The "ChinaSat 6C" satellite is launched by a Long March-3B carrier rocket from the Xichang Satellite Launch Center in southwest China's Sichuan Province, March 10, 2019. It will provide high-quality radio and TV transmission services. (Photo/Xinhua)
China lifted into space a Long March 3B carrier rocket early Sunday morning to place a communications satellite into a geostationary orbit, marking the 300th launch in the Long March family.
The 19-story-tall rocket blasted off at 0:28 am at the Xichang Satellite Launch Center in Southwest China’s Sichuan province, ripping apart the night sky with its orange-red flame and echoing thunder, a video published by China Aerospace Science and Technology Corp in Beijing, maker of the Long March series, showed.
The mission was announced as a success about one hour after liftoff as the satellite’s solar arrays unfolded in orbit, according to the State-owned space conglomerate.
China launched its first carrier rocket – a Long March 1 that was a de facto modified ballistic missile –in April 1970 to send its first satellite, Dongfanghong 1, or East Red 1, into space.
Since then, the country has developed and built 17 types of Long March rocket; five of them have retired. The Long March family has comprised nearly 97 percent of the nation’s total launch missions, leaving a very small proportion to other series, such as the Kuaizhou.
In the 300 liftoffs, 197 were carried out by models developed by the China Academy of Launch Vehicle Technology in Beijing, and 103 by the Shanghai Academy of Spaceflight Technology.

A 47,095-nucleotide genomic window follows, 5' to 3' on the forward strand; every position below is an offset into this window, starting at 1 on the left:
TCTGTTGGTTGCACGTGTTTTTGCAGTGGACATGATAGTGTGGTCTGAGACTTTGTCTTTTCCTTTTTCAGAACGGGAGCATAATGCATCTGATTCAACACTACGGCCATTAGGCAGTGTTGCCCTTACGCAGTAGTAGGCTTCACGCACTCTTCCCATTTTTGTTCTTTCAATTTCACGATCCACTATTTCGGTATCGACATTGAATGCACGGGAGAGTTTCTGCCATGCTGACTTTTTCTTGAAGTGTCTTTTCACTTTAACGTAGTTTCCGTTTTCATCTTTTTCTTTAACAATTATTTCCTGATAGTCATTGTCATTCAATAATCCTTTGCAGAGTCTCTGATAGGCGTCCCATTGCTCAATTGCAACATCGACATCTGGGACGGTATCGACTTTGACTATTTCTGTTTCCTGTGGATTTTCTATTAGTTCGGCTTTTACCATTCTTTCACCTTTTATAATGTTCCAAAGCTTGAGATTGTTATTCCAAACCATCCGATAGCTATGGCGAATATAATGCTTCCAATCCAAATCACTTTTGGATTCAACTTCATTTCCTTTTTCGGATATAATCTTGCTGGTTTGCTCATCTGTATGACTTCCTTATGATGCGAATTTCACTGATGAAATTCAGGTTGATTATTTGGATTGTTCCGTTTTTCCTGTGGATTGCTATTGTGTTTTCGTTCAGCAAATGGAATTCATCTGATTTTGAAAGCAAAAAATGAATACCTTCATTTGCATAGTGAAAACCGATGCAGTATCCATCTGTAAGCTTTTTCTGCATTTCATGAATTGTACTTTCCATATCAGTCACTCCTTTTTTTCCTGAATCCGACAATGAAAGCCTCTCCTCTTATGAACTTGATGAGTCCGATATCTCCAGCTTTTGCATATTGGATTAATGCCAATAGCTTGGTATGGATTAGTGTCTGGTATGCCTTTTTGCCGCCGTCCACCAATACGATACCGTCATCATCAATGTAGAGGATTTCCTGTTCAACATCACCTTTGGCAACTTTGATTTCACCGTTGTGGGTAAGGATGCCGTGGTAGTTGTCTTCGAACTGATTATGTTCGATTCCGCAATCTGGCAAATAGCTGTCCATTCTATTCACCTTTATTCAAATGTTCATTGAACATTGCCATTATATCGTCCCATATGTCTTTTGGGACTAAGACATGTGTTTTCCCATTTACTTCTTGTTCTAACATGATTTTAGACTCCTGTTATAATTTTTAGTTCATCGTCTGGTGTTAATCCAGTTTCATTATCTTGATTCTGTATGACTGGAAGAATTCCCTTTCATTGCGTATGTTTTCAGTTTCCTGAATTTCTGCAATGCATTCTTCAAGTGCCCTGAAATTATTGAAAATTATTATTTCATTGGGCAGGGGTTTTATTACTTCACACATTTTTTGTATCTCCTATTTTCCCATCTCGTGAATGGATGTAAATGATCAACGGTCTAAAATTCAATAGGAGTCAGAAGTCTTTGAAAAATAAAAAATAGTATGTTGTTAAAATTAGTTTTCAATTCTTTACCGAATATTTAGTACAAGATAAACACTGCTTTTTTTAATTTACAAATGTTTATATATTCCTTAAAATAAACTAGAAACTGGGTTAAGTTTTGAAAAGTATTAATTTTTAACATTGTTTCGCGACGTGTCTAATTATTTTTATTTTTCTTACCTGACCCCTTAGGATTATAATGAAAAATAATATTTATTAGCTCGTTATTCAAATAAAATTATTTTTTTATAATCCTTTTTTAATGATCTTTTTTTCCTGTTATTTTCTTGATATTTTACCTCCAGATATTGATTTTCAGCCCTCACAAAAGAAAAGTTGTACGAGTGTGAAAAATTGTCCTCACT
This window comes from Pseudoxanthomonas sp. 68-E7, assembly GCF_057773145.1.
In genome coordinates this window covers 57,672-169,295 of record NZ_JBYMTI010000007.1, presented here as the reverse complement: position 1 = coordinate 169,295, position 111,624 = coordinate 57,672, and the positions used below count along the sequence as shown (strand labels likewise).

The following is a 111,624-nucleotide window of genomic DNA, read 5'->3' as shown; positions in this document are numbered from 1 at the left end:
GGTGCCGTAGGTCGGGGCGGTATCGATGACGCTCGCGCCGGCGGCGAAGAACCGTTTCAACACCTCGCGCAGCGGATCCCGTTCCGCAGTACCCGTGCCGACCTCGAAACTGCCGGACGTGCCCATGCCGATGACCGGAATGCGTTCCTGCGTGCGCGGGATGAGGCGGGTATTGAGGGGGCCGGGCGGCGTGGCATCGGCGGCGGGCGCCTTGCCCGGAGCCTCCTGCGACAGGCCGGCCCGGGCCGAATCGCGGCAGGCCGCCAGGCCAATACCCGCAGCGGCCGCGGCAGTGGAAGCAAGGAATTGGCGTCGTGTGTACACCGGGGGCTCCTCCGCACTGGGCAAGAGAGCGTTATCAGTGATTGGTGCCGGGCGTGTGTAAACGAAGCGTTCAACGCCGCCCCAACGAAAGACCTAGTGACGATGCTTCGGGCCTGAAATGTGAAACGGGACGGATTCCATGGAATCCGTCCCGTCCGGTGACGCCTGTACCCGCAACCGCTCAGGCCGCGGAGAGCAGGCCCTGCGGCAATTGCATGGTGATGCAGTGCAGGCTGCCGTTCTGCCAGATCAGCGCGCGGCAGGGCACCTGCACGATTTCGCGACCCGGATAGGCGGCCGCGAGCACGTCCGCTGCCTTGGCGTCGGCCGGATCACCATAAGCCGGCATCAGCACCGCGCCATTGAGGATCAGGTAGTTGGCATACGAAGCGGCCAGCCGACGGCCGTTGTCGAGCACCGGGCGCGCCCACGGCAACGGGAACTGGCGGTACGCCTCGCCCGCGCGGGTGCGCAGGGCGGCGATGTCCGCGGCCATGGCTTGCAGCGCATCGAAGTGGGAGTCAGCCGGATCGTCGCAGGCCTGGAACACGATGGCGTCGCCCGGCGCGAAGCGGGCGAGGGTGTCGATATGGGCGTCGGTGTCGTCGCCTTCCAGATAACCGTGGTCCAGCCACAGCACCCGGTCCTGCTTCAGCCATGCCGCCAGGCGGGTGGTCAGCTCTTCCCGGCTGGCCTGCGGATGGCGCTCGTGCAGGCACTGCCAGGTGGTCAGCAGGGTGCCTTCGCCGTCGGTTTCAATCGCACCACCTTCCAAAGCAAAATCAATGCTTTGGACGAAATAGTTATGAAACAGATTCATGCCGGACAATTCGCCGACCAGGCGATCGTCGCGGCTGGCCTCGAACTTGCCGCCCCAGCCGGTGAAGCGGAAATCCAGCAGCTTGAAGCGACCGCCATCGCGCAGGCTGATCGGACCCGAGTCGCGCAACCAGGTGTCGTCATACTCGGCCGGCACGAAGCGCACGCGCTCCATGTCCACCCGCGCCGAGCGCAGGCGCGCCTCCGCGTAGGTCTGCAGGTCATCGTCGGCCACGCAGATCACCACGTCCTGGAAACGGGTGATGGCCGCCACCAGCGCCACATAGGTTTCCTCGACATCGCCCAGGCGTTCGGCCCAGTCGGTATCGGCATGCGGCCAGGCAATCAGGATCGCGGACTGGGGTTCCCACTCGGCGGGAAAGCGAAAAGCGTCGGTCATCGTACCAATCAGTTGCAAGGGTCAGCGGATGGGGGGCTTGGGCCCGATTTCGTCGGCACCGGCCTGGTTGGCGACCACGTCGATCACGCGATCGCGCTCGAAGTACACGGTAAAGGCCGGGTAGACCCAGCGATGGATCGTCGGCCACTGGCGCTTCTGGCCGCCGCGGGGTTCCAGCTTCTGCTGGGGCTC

By now, Long March rockets have ferried 506 Chinese and foreign spacecraft into space, including six manned spaceships, two space laboratories, and four lunar probes.
Li Hong, deputy general manager at China Aerospace Science and Technology Corp, said the advances made by the Long March series represent the nation’s rising status and growing prowess in the global space arena.
“It took 37 years for the Long March family to perform 100 launches. The next 100 launches used seven years,” he said. “By comparison, the third 100 launches were made in the past four years.
Li noted that in the early years of China’s space industry, engineers took several months to build and check a rocket before its flight and they could produce only a handful of rockets each year. Now, the nation can construct and launch 40 rockets annually.
In 2018 alone, China made 39 orbital launches, exactly the same number of the nation’s total space missions in the entire 1990s, marking the first time China has launched more rockets into orbit than any other country in a year. Among them, 37 were done by Long March models.
He also added that the Long March 1 was able to carry only 300 kilograms of payload, which just allowed the lift of a small satellite. After developments over the past nearly half-century, the Long March 5, the biggest and strongest in the family, is capable of carrying as much as 25 metric tons of payload, earning it the honor to transport the nation’s first manned space station into orbit.
Li said that Long March rockets maintain a 96 percent success rate.